The implication here is that the individual needed to be posing a serious threat before the actions of the officers made things worse. In other words, if Woods or Gongora were simply holding a knife – and not threatening anyone with it – there would be, at the time the officers arrived on scene, no imminent danger.

Then there’s the overall use of force rule, which includes the following:

(a) “the use of physical force shall be restricted to . . . the degree minimally necessary.”

(b)  “force may not be resorted to unless other reasonable alternatives have been exhausted or would clearly be ineffective under the particular circumstances.”

(c) “officers shall, to the extent possible, utilizing an escalating scale of options (starting with verbal persuasion and ending with shooting bullets) and not employ more forceful measures unless it is determined that a lower level of force would not be adequate, or such a level of force is actually attempted and found to be inadequate.”

(d)   “good judgement and the circumstances of each situation will dictate the level (of force) at which an officer will start.”

Again: When the officers arrive on the scene, unless there is an imminent threat – that is, someone aiming a gun at someone else, someone with a knife threatening to kill someone else, that sort of thing – the current rules, the ones every officer is supposed to follow right now, require that every option that doesn’t include force be tried first.

There was, according to all currently available evidence, no reason for anyone to believe that either Woods or Gongora was about to harm anyone else. Woods, the tape clearly shows, wasn’t threatening himself or others when the officers arrived. We don’t have direct camera evidence of Gongora, but if the officers observed him about to stab someone with that knife, they wouldn’t have started with bean-bag rounds.

No: In both cases, the officers came onto the scene where someone with a knife was holding that weapon, but not imminently threatening anyone else.

However, because the officers quickly (in the case of Gongora, in the space of less than 30 seconds) escalated the situation – instead of following the existing rules – a suspect who was no threat was turned into what the cops said was a threat.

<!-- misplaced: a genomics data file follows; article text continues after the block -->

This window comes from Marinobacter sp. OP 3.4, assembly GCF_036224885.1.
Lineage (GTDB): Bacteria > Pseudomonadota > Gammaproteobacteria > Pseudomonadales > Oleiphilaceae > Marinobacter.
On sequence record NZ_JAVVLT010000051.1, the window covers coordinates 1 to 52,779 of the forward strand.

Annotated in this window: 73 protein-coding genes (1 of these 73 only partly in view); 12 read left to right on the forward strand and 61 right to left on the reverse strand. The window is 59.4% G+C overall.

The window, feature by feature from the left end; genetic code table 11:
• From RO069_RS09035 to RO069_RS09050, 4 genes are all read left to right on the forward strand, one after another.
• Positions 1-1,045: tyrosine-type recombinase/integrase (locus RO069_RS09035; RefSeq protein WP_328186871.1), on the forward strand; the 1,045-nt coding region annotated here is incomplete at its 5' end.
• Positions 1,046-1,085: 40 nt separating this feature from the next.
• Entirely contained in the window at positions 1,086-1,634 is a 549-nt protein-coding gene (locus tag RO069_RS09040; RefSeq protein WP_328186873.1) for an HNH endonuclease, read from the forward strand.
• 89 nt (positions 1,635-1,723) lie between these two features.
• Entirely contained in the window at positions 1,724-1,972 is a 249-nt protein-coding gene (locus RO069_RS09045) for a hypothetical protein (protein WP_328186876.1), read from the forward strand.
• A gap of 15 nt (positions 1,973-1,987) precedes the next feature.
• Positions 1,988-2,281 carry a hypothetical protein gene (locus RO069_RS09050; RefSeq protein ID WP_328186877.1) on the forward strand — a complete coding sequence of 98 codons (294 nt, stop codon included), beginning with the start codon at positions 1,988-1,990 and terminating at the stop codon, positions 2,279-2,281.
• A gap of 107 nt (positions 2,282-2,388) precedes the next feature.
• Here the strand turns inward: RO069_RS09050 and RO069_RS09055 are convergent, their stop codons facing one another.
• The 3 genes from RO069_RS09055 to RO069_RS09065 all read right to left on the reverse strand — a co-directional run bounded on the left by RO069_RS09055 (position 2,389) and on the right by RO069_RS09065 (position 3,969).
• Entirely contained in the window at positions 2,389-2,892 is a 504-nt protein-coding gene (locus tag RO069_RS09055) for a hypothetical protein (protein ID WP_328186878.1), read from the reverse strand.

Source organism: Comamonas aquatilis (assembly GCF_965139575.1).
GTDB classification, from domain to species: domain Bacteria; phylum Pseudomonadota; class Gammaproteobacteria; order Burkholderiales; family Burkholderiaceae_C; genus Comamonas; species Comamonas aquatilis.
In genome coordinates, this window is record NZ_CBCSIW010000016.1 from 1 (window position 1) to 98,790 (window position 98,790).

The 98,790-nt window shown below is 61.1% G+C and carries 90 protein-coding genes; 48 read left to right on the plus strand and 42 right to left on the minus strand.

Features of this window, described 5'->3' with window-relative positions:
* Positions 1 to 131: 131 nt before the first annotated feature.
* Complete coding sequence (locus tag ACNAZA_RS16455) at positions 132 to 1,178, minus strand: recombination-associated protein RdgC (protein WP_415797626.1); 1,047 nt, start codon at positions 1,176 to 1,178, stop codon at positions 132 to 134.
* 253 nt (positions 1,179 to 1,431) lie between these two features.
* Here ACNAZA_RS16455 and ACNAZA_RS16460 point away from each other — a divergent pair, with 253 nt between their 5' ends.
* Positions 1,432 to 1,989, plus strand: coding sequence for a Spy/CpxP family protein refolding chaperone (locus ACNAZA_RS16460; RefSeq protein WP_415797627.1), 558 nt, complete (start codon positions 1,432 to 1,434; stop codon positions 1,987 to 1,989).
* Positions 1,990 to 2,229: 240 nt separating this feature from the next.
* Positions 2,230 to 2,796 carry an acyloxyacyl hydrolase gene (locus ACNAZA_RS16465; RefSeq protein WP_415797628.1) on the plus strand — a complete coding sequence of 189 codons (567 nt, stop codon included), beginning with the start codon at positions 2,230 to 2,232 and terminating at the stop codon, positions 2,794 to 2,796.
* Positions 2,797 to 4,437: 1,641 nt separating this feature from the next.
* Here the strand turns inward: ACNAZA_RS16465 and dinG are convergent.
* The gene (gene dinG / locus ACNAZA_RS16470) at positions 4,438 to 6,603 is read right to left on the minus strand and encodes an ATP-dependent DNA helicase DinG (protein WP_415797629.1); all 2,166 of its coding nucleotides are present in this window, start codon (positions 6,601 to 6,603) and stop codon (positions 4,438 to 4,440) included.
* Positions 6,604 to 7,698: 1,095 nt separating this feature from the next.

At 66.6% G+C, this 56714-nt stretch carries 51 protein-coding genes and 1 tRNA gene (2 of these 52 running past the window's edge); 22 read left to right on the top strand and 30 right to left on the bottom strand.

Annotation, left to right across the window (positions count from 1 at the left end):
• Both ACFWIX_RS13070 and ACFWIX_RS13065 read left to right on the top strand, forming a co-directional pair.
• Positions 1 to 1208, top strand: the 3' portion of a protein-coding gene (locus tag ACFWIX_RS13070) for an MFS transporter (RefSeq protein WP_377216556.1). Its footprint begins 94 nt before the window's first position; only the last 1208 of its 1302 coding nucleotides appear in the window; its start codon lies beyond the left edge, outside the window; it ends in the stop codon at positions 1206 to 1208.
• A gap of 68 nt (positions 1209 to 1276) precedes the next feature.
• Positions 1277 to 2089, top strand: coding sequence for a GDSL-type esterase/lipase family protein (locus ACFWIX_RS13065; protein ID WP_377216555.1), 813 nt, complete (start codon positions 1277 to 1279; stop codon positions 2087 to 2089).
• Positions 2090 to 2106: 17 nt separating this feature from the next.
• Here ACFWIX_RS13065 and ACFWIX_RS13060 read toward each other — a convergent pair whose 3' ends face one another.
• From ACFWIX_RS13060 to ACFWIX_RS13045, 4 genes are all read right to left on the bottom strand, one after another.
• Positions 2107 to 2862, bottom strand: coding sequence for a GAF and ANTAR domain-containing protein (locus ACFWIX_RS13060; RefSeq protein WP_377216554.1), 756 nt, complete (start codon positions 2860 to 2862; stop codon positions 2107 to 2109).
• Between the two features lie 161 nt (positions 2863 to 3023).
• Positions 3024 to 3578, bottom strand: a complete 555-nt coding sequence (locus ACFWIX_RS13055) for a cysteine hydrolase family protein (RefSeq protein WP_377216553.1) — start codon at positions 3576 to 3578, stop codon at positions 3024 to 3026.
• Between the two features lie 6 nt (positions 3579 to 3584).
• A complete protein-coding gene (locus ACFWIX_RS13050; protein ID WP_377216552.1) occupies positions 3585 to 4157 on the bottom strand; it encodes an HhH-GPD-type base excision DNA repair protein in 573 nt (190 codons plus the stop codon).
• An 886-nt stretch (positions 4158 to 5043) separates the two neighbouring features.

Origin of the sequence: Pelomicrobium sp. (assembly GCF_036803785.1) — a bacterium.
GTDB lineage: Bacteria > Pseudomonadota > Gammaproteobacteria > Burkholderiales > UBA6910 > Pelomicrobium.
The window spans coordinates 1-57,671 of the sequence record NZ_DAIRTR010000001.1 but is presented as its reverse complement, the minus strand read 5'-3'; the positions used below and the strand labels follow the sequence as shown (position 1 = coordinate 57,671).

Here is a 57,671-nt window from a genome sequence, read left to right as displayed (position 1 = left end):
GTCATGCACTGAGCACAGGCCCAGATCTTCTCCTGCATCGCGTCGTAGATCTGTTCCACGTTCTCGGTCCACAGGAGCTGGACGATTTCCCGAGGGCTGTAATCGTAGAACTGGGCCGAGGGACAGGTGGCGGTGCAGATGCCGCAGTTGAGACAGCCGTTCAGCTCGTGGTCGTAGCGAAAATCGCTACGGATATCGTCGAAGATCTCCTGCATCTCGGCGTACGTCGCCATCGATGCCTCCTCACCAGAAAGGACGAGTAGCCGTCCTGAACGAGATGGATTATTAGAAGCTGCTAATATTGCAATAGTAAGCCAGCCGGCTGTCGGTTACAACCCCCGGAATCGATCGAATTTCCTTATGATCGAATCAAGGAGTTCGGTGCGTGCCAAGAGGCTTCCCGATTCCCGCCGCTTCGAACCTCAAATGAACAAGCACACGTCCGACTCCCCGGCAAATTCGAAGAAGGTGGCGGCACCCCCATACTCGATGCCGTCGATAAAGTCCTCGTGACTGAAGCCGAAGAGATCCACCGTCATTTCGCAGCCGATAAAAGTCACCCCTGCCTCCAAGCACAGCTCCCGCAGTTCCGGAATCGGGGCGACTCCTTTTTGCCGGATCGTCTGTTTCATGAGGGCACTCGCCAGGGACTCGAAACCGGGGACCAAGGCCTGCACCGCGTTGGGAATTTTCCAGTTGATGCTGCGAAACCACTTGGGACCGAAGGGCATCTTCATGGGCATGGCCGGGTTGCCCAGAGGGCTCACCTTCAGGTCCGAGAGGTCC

Now: In the Woods video, it’s pretty clear that he wasn’t actually threatening anyone, then the cops could have stepped back and done nothing and waited for help and nobody would be dead. In the Gongora case, even if we assume the officers are telling the truth, he only became a threat after they arrived on scene and started firing beanbags at him.

Remember, Gongora spoke little or no English, and likely had no idea why he was suddenly coming under fire from projectiles.

In fact, bean-bag guns are only good at fairly close range, generally less than 20 feet – so in effect the officers had to decide to move close enough that Gongora could attack them before the fired those non-lethal rounds. Was there a threat before they created one?

Under current rules, you can’t create a crisis that requires lethal force and then kill someone. It’s up to the officers to try to de-escalate first.

So even if the police story is completely true in the Gongora case, and even if what Suhr has said (contradicted by video evidence) were accurate in the Woods case, there’s at least a reasonable case to be made that the officers violated existing policy.

Yes, Suhr is right, we can have better training and better policies. None of it matters if there is no accountability.

 

Which brings us back to the chief’s job review.

When you have a department in crisis, and the chief exec is up for a performance review, it’s not enough to say that there are changes needed in policy. He’s had plenty of time to push for policy changes. In the meantime, there is no evidence that he has held officers accountable for the existing rules.

At a certain point you have to say: What are you, the boss, going to do right now,  to get things under control again?

Because Out of Control is a pretty fair definition of the SFPD today. If the commissioners don’t get that, they are way, way, out of touch.